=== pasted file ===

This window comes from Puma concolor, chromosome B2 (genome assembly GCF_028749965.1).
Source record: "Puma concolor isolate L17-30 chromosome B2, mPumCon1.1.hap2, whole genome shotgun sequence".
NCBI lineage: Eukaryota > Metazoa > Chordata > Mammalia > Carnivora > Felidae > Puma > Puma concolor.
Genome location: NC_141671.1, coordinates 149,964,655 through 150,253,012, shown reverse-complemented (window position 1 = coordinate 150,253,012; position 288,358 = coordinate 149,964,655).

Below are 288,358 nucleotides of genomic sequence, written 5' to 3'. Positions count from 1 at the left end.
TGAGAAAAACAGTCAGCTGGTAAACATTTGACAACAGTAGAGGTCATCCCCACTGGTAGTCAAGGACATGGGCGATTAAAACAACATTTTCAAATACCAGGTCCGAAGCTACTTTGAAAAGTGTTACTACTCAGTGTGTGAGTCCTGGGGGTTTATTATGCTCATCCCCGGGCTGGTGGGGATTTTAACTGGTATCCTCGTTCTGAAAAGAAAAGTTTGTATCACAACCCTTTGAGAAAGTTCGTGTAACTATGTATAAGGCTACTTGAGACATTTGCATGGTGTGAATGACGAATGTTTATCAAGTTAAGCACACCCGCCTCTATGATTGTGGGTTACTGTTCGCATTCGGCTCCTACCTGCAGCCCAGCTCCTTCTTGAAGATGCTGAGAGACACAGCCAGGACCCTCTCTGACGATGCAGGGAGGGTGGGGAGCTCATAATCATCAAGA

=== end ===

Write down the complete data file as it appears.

This window comes from Puma concolor, chromosome B2 (genome assembly GCF_028749965.1).
Source record: "Puma concolor isolate L17-30 chromosome B2, mPumCon1.1.hap2, whole genome shotgun sequence".
NCBI lineage: Eukaryota > Metazoa > Chordata > Mammalia > Carnivora > Felidae > Puma > Puma concolor.
Genome location: NC_141671.1, coordinates 149,964,655 through 150,253,012, shown reverse-complemented (window position 1 = coordinate 150,253,012; position 288,358 = coordinate 149,964,655).

Below are 288,358 nucleotides of genomic sequence, written 5' to 3'. Positions count from 1 at the left end.
TGAGAAAAACAGTCAGCTGGTAAACATTTGACAACAGTAGAGGTCATCCCCACTGGTAGTCAAGGACATGGGCGATTAAAACAACATTTTCAAATACCAGGTCCGAAGCTACTTTGAAAAGTGTTACTACTCAGTGTGTGAGTCCTGGGGGTTTATTATGCTCATCCCCGGGCTGGTGGGGATTTTAACTGGTATCCTCGTTCTGAAAAGAAAAGTTTGTATCACAACCCTTTGAGAAAGTTCGTGTAACTATGTATAAGGCTACTTGAGACATTTGCATGGTGTGAATGACGAATGTTTATCAAGTTAAGCACACCCGCCTCTATGATTGTGGGTTACTGTTCGCATTCGGCTCCTACCTGCAGCCCAGCTCCTTCTTGAAGATGCTGAGAGACACAGCCAGGACCCTCTCTGACGATGCAGGGAGGGTGGGGAGCTCATAATCATCAAGA